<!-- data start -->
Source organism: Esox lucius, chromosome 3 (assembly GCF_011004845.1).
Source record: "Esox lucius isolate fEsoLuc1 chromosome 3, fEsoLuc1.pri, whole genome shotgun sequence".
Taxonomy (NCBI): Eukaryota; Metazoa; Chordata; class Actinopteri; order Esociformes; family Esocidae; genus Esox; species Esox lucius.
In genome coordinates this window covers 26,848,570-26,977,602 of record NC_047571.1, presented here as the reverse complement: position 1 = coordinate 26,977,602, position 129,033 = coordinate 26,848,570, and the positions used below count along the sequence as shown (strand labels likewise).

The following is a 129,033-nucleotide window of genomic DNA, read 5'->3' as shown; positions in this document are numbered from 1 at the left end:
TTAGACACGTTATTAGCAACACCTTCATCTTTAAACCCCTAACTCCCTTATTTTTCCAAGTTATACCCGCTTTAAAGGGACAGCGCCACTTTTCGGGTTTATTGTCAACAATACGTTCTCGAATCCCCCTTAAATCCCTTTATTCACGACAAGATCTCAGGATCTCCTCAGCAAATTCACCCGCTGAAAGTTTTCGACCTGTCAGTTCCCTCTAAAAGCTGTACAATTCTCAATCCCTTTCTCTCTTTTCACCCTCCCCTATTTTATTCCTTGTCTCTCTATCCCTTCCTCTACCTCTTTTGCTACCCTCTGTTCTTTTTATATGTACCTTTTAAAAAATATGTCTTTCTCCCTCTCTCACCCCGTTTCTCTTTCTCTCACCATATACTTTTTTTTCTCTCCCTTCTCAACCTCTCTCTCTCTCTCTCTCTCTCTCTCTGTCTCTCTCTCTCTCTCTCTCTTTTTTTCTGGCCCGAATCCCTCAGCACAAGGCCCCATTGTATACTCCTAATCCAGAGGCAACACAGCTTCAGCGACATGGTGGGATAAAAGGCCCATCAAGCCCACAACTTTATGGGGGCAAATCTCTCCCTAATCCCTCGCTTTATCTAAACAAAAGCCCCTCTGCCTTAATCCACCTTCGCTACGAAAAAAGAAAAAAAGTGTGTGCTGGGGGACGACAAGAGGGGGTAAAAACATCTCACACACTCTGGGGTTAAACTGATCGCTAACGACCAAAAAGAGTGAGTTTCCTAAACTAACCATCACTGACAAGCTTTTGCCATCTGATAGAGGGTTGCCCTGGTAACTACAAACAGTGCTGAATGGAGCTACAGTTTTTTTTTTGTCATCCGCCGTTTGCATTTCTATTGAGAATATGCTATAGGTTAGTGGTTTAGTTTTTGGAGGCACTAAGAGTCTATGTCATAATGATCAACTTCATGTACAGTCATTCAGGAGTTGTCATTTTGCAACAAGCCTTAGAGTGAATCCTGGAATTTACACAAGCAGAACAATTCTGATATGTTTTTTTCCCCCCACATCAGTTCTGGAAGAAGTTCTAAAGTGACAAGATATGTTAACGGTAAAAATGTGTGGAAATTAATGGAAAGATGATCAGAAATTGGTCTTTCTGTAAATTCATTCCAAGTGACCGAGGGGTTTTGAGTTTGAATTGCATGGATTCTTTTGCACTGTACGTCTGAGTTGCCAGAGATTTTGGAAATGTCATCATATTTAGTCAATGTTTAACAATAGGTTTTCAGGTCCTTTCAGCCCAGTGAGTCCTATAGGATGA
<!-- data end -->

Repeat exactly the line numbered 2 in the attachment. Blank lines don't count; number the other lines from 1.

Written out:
Source record: "Esox lucius isolate fEsoLuc1 chromosome 3, fEsoLuc1.pri, whole genome shotgun sequence".